TIP: Test for "EternalBlue" Vulnerability Yourself

If you still haven't heard, there is a massive "ransomware" attack that is out there and organizations are starting to react to its effects. While you and I might not be the actual targets of this malware, you and I could still end up in its wake.. and worse, lose valuable data in the process.

The malware is well-known for "WannaCry", among other names. And what it does is encrypt your files asking for ransom in order to decrypt them (which is why it is called "ransomware"). You and I will then have a limited number of days to pay, or else the encrypted files are deleted.

This malware spreads itself across the network using a zero-day vulnerability which experts coined "EternalBlue". While Microsoft came out with the patch to address this vulnerability in its Windows Operating system, there are still a lot out there who are using both new and legacy unpatched systems, or are simply not aware of this existing threat.

If you have not done so, the link to the Windows patches is: Microsoft Security Bulletin 17-010 (Critical). In the essence of being informed, what WannaCry malware does is better explained in this youtube video: https://www.youtube.com/watch?v=88jkB1V6N9w.

Now if you have actually installed the updates and want to be sure, developers from a company Let's Get Digital came up with a tool to help you check systems. Download the software by clicking this link.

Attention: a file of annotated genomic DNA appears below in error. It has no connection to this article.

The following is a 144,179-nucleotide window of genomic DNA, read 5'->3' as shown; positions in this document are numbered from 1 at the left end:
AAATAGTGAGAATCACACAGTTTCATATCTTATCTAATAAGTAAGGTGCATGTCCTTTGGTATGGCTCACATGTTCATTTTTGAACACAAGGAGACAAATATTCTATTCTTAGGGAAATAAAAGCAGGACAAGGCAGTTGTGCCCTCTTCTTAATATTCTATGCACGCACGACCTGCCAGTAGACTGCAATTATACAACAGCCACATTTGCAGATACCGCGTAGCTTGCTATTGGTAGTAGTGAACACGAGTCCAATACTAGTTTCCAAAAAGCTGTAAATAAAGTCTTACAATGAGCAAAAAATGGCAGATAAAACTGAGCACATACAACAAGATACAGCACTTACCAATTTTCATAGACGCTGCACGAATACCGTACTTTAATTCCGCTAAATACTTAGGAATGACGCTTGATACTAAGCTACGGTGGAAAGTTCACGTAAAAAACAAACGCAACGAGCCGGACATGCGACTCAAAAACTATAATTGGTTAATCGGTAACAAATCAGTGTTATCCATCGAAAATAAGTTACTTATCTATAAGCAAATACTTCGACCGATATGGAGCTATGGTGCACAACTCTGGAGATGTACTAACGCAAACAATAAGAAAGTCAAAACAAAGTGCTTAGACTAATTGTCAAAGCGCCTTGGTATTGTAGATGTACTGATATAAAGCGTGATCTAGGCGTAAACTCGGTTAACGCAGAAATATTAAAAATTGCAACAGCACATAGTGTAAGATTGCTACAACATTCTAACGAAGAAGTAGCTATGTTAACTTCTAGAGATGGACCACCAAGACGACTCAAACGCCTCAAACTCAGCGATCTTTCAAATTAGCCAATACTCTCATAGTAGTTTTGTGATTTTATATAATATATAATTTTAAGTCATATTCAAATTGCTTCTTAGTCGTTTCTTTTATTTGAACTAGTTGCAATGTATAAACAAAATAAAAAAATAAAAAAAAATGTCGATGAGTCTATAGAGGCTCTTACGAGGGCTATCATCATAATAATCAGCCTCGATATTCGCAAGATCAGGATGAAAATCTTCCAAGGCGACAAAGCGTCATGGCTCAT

I tested it out on my computer. The result is in the screenshot below.

WANNACRY CHECK

It seems the patches in place are keeping me safe (for now at least).

RELATED: Install Adblock on Raspberry Pi via Pi-Hole

Go ahead and install the patch immediately, if you haven't done so. As the saying goes, an ounce of prevention is better than... But you already know that right?

HOW-TO: Mangle (or QoS) in a Mikrotik Router

First of all, let me tell you that I'm in no way a Mikrotik expert. My expertise is system administration, more into servers and storage. My specialization in the later years of infrastructure work focused primarily on VMware virtualization. I just understand a few concepts of networking that allow me to be comfortable around the equipment and possibly playing with it. There are occassions where necessity calls for that ease around hardware and these are one of those.

Previous articles have discussed the configuration on a Mikrotik Router as I have experienced it -- the initial configuration and succeeding LAN provisions, like DHCP and DNS. I have had this configuration working for me and had tested it to work.

The concept of QoS in this article is "Q-on-Q" in the Mikrotik linggo. There are a lot of ways to configure this and mine is not the only way. I have not tested the other configurations out there. This is the first one I have tested as this seems to be the easiest to implement and test (at least in my point of view).

There are two (2) components to this -- a queue tree and sets of mangle rules.

Queue Tree. The best analogy I could come up with for the concept of queue trees is the highway. Have a separate lane for faster and higher priority vehicles and leave the rest for vehicles that require roads to get through. The difference is QoS only kicks in when congestion happens. And in order for the configuration to kick in, at about 90% bandwidth utilization, I create an artificial congestion for this configuration to start to take control in anticipation of the real world actual congestion.